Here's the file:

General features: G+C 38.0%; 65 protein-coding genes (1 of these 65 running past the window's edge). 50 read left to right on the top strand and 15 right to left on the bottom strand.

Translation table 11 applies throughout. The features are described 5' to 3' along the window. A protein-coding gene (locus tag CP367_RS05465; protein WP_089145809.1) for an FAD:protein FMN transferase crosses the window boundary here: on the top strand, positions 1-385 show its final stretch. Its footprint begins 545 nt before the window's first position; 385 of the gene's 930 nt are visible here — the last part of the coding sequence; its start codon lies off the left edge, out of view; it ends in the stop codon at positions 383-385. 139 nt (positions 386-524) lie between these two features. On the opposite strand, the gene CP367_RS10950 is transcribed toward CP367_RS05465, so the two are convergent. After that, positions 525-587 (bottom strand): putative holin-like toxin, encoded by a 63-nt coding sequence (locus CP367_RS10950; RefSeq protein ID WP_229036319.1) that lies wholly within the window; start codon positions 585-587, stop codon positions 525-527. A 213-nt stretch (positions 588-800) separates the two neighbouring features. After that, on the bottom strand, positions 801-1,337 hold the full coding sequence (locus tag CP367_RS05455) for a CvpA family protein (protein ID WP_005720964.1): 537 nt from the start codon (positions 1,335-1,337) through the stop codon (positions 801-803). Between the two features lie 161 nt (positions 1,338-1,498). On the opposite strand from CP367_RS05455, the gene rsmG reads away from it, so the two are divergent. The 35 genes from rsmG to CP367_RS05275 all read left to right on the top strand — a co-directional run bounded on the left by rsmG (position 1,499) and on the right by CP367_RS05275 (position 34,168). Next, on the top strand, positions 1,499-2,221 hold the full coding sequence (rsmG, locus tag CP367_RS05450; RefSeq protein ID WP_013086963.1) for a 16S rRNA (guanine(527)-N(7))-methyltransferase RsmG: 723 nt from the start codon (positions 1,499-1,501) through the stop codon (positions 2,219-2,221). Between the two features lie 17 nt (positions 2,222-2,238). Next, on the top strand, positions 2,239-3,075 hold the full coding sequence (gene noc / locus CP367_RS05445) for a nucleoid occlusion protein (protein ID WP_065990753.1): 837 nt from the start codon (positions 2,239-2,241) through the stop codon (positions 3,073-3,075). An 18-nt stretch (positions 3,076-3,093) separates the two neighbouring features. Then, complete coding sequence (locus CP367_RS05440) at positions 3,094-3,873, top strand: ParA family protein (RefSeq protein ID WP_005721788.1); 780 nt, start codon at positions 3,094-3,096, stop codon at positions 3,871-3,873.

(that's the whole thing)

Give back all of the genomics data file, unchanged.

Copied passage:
General features: G+C 38.0%; 65 protein-coding genes (1 of these 65 running past the window's edge). 50 read left to right on the top strand and 15 right to left on the bottom strand.

Translation table 11 applies throughout. The features are described 5' to 3' along the window. A protein-coding gene (locus tag CP367_RS05465; protein WP_089145809.1) for an FAD:protein FMN transferase crosses the window boundary here: on the top strand, positions 1-385 show its final stretch. Its footprint begins 545 nt before the window's first position; 385 of the gene's 930 nt are visible here — the last part of the coding sequence; its start codon lies off the left edge, out of view; it ends in the stop codon at positions 383-385. 139 nt (positions 386-524) lie between these two features. On the opposite strand, the gene CP367_RS10950 is transcribed toward CP367_RS05465, so the two are convergent. After that, positions 525-587 (bottom strand): putative holin-like toxin, encoded by a 63-nt coding sequence (locus CP367_RS10950; RefSeq protein ID WP_229036319.1) that lies wholly within the window; start codon positions 585-587, stop codon positions 525-527. A 213-nt stretch (positions 588-800) separates the two neighbouring features. After that, on the bottom strand, positions 801-1,337 hold the full coding sequence (locus tag CP367_RS05455) for a CvpA family protein (protein ID WP_005720964.1): 537 nt from the start codon (positions 1,335-1,337) through the stop codon (positions 801-803). Between the two features lie 161 nt (positions 1,338-1,498). On the opposite strand from CP367_RS05455, the gene rsmG reads away from it, so the two are divergent. The 35 genes from rsmG to CP367_RS05275 all read left to right on the top strand — a co-directional run bounded on the left by rsmG (position 1,499) and on the right by CP367_RS05275 (position 34,168). Next, on the top strand, positions 1,499-2,221 hold the full coding sequence (rsmG, locus tag CP367_RS05450; RefSeq protein ID WP_013086963.1) for a 16S rRNA (guanine(527)-N(7))-methyltransferase RsmG: 723 nt from the start codon (positions 1,499-1,501) through the stop codon (positions 2,219-2,221). Between the two features lie 17 nt (positions 2,222-2,238). Next, on the top strand, positions 2,239-3,075 hold the full coding sequence (gene noc / locus CP367_RS05445) for a nucleoid occlusion protein (protein ID WP_065990753.1): 837 nt from the start codon (positions 2,239-2,241) through the stop codon (positions 3,073-3,075). An 18-nt stretch (positions 3,076-3,093) separates the two neighbouring features. Then, complete coding sequence (locus CP367_RS05440) at positions 3,094-3,873, top strand: ParA family protein (RefSeq protein ID WP_005721788.1); 780 nt, start codon at positions 3,094-3,096, stop codon at positions 3,871-3,873.